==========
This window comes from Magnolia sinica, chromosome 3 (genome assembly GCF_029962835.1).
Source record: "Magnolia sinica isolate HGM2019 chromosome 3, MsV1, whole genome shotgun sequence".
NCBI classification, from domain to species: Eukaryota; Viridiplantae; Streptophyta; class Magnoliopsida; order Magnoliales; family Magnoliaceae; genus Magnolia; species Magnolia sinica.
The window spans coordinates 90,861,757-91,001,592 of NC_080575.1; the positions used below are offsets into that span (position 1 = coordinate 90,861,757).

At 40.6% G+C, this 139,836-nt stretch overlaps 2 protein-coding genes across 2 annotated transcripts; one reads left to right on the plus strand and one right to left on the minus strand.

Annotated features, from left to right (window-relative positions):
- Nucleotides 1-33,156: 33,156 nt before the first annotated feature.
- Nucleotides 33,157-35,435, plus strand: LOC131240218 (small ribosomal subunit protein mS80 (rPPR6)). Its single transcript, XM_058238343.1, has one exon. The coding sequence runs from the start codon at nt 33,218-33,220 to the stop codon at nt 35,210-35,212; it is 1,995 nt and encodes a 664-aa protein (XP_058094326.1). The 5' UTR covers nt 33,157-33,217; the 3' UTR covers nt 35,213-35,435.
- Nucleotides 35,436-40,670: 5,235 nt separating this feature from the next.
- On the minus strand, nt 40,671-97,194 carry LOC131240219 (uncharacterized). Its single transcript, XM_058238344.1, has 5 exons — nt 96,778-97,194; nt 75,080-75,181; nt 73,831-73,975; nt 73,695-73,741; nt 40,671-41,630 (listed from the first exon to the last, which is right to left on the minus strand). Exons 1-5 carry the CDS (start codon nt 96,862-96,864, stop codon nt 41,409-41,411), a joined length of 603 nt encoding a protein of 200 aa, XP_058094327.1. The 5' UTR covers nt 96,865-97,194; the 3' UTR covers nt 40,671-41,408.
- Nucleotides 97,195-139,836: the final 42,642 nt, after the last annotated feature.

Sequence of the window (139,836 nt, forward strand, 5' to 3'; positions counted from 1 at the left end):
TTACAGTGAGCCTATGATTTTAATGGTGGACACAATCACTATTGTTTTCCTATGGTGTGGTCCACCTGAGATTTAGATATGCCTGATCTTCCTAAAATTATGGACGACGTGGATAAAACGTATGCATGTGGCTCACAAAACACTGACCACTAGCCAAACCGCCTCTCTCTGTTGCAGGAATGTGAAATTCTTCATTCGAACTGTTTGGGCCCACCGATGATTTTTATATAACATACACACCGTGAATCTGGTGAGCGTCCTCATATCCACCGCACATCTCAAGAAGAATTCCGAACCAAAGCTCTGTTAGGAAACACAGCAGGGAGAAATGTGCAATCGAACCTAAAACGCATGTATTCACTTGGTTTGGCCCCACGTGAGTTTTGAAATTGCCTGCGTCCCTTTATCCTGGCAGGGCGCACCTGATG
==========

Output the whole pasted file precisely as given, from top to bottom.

This window comes from Magnolia sinica, chromosome 3 (genome assembly GCF_029962835.1).
Source record: "Magnolia sinica isolate HGM2019 chromosome 3, MsV1, whole genome shotgun sequence".
NCBI classification, from domain to species: Eukaryota; Viridiplantae; Streptophyta; class Magnoliopsida; order Magnoliales; family Magnoliaceae; genus Magnolia; species Magnolia sinica.
The window spans coordinates 90,861,757-91,001,592 of NC_080575.1; the positions used below are offsets into that span (position 1 = coordinate 90,861,757).

At 40.6% G+C, this 139,836-nt stretch overlaps 2 protein-coding genes across 2 annotated transcripts; one reads left to right on the plus strand and one right to left on the minus strand.

Annotated features, from left to right (window-relative positions):
- Nucleotides 1-33,156: 33,156 nt before the first annotated feature.
- Nucleotides 33,157-35,435, plus strand: LOC131240218 (small ribosomal subunit protein mS80 (rPPR6)). Its single transcript, XM_058238343.1, has one exon. The coding sequence runs from the start codon at nt 33,218-33,220 to the stop codon at nt 35,210-35,212; it is 1,995 nt and encodes a 664-aa protein (XP_058094326.1). The 5' UTR covers nt 33,157-33,217; the 3' UTR covers nt 35,213-35,435.
- Nucleotides 35,436-40,670: 5,235 nt separating this feature from the next.
- On the minus strand, nt 40,671-97,194 carry LOC131240219 (uncharacterized). Its single transcript, XM_058238344.1, has 5 exons — nt 96,778-97,194; nt 75,080-75,181; nt 73,831-73,975; nt 73,695-73,741; nt 40,671-41,630 (listed from the first exon to the last, which is right to left on the minus strand). Exons 1-5 carry the CDS (start codon nt 96,862-96,864, stop codon nt 41,409-41,411), a joined length of 603 nt encoding a protein of 200 aa, XP_058094327.1. The 5' UTR covers nt 96,865-97,194; the 3' UTR covers nt 40,671-41,408.
- Nucleotides 97,195-139,836: the final 42,642 nt, after the last annotated feature.

Sequence of the window (139,836 nt, forward strand, 5' to 3'; positions counted from 1 at the left end):
TTACAGTGAGCCTATGATTTTAATGGTGGACACAATCACTATTGTTTTCCTATGGTGTGGTCCACCTGAGATTTAGATATGCCTGATCTTCCTAAAATTATGGACGACGTGGATAAAACGTATGCATGTGGCTCACAAAACACTGACCACTAGCCAAACCGCCTCTCTCTGTTGCAGGAATGTGAAATTCTTCATTCGAACTGTTTGGGCCCACCGATGATTTTTATATAACATACACACCGTGAATCTGGTGAGCGTCCTCATATCCACCGCACATCTCAAGAAGAATTCCGAACCAAAGCTCTGTTAGGAAACACAGCAGGGAGAAATGTGCAATCGAACCTAAAACGCATGTATTCACTTGGTTTGGCCCCACGTGAGTTTTGAAATTGCCTGCGTCCCTTTATCCTGGCAGGGCGCACCTGATG